Benchmark analysis is a widely used tool in biomedical and environmental risk assessment. Therein, estimation of minimum exposure levels, called benchmark doses (BMDs), that induce a prespecified benchmark response (BMR) is well understood for the case of an adverse response to a single stimulus. For cases where two agents are studied in tandem, however, the benchmark approach is far less developed. This paper demonstrates how the benchmark modeling paradigm can be expanded from the single-agent setting to joint-action, two-agent studies. Focus is on continuous response outcomes. Extending the single-exposure setting, representations of risk are based on a joint-action dose-response model involving both agents. Based on such a model, the concept of a benchmark profile-a two-dimensional analog of the single-dose BMD at which both agents achieve the specified BMR-is defined for use in quantitative risk characterization and assessment.

We study the popular benchmark dose (BMD) approach for estimation of low exposure levels in toxicological risk assessment, focusing on dose-response experiments with quantal data. In such settings, representations of the risk are traditionally based on a specified, parametric, dose-response model. It is a well-known concern, however, that uncertainty can exist in specification and selection of the model. If the chosen parametric form is in fact misspecified, this can lead to inaccurate, and possibly unsafe, lowdose inferences. We study the effects of model selection and possible misspecification on the BMD, on its corresponding lower confidence limit (BMDL), and on the associated extra risks achieved at these values, via large-scale Monte Carlo simulation. It is seen that an uncomfortably high percentage of instances can occur where the true extra risk at the BMDL under a misspecified or incorrectly selected model can surpass the target BMR, exposing potential dangers of traditional strategies for model selection when calculating BMDs and BMDLs.

Estimation of benchmark doses (BMDs) in quantitative risk assessment traditionally is based upon parametric dose-response modeling. It is a well-known concern, however, that if the chosen parametric model is uncertain and/or misspecified, inaccurate and possibly unsafe low-dose inferences can result. We describe a nonparametric approach for estimating BMDs with quantal-response data based on an isotonic regression method, and also study use of corresponding, nonparametric, bootstrap-based confidence limits for the BMD. We explore the confidence limits' small-sample properties via a simulation study, and illustrate the calculations with an example from cancer risk assessment. It is seen that this nonparametric approach can provide a useful alternative for BMD estimation when faced with the problem of parametric model uncertainty.

Benchmark analysis is a widely used tool in public health risk analysis. Therein, estimation of minimum exposure levels, called Benchmark Doses (BMDs), that induce a prespecified Benchmark Response (BMR) is well understood for the case of an adverse response to a single stimulus. For cases where two agents are studied in tandem, however, the benchmark approach is far less developed. This article demonstrates how the benchmark modeling paradigm can be expanded from the single-dose setting to joint-action, two-agent studies. Focus is on response outcomes expressed as proportions. Extending the single-exposure setting, representations of risk are based on a joint-action dose-response model involving both agents. Based on such a model, the concept of a benchmark profile (BMP) - a two-dimensional analog of the single-dose BMD at which both agents achieve the specified BMR - is defined for use in quantitative risk characterization and assessment. The resulting, joint, low-dose guidelines can improve public health planning and risk regulation when dealing with low-level exposures to combinations of hazardous agents.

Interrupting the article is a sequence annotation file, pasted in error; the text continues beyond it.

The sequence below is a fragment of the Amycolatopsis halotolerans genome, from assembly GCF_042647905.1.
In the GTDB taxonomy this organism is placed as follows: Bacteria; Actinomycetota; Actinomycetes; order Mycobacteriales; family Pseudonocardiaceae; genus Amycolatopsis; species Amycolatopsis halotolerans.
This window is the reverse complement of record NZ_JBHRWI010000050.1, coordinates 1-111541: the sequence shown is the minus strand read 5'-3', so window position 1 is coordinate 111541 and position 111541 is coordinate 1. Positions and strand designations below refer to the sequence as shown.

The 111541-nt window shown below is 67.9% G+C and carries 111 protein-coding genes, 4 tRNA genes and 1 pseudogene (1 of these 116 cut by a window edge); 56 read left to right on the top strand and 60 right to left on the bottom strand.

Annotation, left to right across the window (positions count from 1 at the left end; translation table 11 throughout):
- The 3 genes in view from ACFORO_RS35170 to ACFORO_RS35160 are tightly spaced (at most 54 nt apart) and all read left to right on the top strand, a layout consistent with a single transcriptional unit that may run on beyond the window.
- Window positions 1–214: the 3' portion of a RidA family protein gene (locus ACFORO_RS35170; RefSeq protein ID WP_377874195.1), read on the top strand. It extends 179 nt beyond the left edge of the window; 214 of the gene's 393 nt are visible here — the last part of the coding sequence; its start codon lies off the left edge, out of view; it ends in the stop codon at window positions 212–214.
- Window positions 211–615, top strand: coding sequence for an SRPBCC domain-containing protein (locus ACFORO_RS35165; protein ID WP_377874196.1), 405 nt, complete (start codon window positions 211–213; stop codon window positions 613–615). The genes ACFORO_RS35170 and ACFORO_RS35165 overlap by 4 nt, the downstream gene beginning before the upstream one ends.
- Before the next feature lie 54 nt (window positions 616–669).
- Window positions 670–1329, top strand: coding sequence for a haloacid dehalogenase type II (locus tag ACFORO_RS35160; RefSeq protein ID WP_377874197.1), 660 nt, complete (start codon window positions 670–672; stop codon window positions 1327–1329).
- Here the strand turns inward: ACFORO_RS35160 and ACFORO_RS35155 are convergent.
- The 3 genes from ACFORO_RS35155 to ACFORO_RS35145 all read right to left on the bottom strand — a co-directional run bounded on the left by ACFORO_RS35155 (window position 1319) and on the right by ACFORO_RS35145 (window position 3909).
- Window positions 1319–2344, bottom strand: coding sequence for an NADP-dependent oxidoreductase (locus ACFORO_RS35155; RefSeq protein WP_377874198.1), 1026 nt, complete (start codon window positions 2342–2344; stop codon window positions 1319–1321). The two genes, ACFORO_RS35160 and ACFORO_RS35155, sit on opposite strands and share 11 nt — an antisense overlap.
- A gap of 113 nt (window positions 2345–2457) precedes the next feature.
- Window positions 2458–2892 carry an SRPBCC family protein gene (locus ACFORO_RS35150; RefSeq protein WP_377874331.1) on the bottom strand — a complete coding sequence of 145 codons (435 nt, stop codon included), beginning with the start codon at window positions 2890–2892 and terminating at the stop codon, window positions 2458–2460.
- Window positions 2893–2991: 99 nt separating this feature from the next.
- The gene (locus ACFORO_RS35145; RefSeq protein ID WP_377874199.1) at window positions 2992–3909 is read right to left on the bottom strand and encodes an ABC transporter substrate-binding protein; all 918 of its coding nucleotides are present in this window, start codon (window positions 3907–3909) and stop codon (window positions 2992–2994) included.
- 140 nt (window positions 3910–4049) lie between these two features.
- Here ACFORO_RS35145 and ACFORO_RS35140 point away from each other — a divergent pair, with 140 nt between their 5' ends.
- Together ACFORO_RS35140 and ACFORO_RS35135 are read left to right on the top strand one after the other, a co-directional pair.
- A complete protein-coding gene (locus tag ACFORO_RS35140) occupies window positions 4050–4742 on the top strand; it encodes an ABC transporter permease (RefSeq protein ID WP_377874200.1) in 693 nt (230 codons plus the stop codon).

Propiconazole (PPZ) is a conazole fungicide that is not mutagenic, clastogenic, or DNA damaging in standard in vitro and in vivo genetic toxicity tests for gene mutations, chromosome aberrations, DNA damage, and cell transformation. However, it was demonstrated to be a male mouse liver carcinogen when administered in food for 24 months only at a concentration of 2,500 ppm that exceeded the maximum tolerated dose based on increased mortality, decreased body weight gain, and the presence of liver necrosis. PPZ was subsequently tested for mutagenicity in the Big Blue® transgenic mouse assay at the 2,500 ppm dose, and the result was reported as positive by Ross et al. ([2009]: Mutagenesis 24:149-152). Subsets of the mutants from the control and PPZ-exposed groups were sequenced to determine the mutation spectra and a multivariate clustering analysis method purportedly substantiated the increase in mutant frequency with PPZ (Ross and Leavitt. [2010]: Mutagenesis 25:231-234). However, as reported here, the results of the analysis of the mutation spectra using a conventional method indicated no treatment-related differences in the spectra. In this article, we re-examine the Big Blue® mouse findings with PPZ and conclude that the compound does not act as a mutagen in vivo.

The combination of information from diverse sources is a common task encountered in computational statistics. A popular label for analyses involving the combination of results from independent studies is meta-analysis. The goal of the methodology is to bring together results of different studies, re-analyze the disparate results within the context of their common endpoints, synthesize where possible into a single summary endpoint, increase the sensitivity of the analysis to detect the presence of adverse effects, and provide a quantitative analysis of the phenomenon of interest based on the combined data. This entry discusses some basic methods in meta-analytic calculations, and includes commentary on how to combine or average results from multiple models applied to the same set of data.